Alex Gibney – The Human Behavior Experiments (2006)

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Most people never have to face the fact that at the right time and right place, they’re capable of anything,” says John Huston’s character, Noah Cross, in the movie Chinatown — dialogue that seems especially apt watching this engrossing docu collaboration to be simulcast by Sundance Channel and Court TV. Following up on their “First Amendment Project,” the cable nets tap filmmaker Alex Gibney (Enron: The Smartest Guys in the Room) to craft this thought-provoking examination of three controversial psychological studies whose chilling results still resonate today. Read More »

Frédérique Devaux & Michel Amarger – Cinexperimentaux #9: Stephen Dwoskin (2006-2010)

Stephen Dwoskin was born in New York in 1939 and began making independent shorts there in 1961. In 1964 he followed his research work to London where he settled and participated in the founding of the London Filmmaker’s Co-op. His experimental films, for which he himself does the camera work, play with ideas of desire, sexual and mental solitude and the passage of time. In his films he also explores representation in cinema, performances, personal impressions and his own physical handicap which has been a source of inspiration for him throughout his career. His sensitive and emancipating works have been the subject of various international presentations. Read More »

Myriam Mézières & Alain Tanner – Fleurs de sang AKA Flowers of Blood (2002)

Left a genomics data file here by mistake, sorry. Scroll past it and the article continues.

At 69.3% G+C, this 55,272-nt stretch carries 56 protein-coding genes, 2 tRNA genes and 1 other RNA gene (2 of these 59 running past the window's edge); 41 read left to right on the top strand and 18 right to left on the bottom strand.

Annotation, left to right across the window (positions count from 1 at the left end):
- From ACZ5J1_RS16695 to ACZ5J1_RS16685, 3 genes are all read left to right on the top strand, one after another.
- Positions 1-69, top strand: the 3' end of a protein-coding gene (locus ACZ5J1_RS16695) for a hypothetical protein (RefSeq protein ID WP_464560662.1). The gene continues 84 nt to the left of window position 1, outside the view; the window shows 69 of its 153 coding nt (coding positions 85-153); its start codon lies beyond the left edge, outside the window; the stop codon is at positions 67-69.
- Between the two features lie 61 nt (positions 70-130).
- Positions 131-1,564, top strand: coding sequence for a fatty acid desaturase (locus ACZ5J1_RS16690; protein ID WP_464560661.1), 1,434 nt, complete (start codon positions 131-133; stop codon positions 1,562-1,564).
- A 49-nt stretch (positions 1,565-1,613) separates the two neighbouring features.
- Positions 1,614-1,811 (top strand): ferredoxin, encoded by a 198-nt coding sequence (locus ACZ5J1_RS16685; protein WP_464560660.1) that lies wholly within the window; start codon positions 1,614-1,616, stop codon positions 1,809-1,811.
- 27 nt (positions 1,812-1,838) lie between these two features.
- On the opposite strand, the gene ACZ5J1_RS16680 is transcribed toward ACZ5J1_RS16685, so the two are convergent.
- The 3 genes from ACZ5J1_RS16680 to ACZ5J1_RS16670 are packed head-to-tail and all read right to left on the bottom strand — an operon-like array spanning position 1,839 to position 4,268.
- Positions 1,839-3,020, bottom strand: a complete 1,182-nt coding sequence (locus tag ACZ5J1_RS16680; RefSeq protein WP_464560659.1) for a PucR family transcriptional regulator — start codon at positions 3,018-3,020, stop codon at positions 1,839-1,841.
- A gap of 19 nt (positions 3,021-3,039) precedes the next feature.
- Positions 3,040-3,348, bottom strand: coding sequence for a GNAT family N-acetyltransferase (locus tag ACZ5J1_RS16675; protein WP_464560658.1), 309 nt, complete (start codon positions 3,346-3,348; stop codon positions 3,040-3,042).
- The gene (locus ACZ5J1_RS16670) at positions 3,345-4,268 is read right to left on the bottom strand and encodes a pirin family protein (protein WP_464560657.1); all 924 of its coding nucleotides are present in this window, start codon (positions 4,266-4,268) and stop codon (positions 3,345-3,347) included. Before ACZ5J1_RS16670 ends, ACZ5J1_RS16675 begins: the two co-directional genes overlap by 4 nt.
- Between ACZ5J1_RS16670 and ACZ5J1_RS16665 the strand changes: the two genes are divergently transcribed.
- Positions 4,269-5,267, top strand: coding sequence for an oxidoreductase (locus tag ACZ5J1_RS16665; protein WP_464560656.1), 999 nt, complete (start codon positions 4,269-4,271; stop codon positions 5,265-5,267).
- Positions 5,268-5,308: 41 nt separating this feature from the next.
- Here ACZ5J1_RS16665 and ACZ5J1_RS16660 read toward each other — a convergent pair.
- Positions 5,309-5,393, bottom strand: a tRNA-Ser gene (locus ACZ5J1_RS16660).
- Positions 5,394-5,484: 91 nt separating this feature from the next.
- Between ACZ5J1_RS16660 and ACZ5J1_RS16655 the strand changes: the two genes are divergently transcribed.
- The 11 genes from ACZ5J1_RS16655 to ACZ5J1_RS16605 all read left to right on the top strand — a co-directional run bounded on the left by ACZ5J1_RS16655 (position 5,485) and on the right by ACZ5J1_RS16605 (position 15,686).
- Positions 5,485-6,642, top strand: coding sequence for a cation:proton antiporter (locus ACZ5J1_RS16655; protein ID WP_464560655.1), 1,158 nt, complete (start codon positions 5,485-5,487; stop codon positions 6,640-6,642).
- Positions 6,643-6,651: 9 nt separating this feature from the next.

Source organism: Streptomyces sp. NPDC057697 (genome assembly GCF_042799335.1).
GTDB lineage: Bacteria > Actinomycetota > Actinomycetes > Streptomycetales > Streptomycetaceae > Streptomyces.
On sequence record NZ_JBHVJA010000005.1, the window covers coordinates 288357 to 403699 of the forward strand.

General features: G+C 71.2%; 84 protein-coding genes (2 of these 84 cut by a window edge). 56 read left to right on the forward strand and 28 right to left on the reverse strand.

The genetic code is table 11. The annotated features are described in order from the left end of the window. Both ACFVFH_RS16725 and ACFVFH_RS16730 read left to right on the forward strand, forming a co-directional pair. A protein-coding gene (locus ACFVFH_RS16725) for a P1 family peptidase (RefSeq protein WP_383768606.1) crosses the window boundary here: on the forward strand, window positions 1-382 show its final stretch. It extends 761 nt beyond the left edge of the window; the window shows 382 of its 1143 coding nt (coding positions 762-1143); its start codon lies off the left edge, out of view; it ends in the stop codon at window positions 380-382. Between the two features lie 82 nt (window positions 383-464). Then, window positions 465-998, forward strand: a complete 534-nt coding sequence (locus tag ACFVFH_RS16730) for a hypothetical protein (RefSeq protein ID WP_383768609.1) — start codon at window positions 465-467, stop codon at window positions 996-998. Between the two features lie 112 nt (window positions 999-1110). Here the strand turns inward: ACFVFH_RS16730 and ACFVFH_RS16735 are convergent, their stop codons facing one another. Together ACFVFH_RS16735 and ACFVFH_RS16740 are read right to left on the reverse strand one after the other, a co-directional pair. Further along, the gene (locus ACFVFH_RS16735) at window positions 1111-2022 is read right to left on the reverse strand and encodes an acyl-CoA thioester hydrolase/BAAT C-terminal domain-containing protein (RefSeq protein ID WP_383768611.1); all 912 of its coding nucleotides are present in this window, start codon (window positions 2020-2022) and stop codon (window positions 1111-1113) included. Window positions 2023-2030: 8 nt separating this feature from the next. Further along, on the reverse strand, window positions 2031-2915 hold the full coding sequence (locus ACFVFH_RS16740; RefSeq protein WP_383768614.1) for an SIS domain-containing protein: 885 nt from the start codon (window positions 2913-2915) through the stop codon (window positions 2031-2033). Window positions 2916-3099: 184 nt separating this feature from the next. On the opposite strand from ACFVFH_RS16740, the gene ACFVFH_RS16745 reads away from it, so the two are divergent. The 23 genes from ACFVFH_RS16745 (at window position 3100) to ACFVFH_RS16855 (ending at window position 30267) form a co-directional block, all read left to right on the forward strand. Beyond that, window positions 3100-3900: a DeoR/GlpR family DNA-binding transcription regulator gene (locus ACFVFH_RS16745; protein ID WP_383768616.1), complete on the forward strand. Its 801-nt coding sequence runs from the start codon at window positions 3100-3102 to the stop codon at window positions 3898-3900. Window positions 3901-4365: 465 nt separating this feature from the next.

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Again, it is a portrait of a woman and it gives us another glimpse of an exceptional figure. Mézières comes across as an outstanding actress, offering her body and her sufferings with a rare and profoundly moving abandon. Although the action of the film unfolds over five years, charting the development of a painful relationship between a mother and her daughter, the basic principle is to draw it all together rather than follow a psychological chronology. The relationship is apprehended as a single entity: the cracks are evident, but there is not too much emphasis on the process of disintegration. The story divides into two distinct time periods, first with mother and daughter together in the same bohemian setting, then separated by society, each facing her own choices and wanderings. However, the purpose of this time division is not so much to answer the predictable question “What will become of them?” in preparation of a pointless debate on “How can a girl live without her mother?” (and vice versa), as to show the metamorphosis of a single body, a dual mother-daughter identity, which is treated in the film less as a social couple going through ups and downs than as a single female figure with two faces. The beauty of the film lies in this constant blending of the two personalities, an on-going role-play in mother/daughter boundaries resulting in a disturbing tension between incestuous bond and transfer of identity. Read More »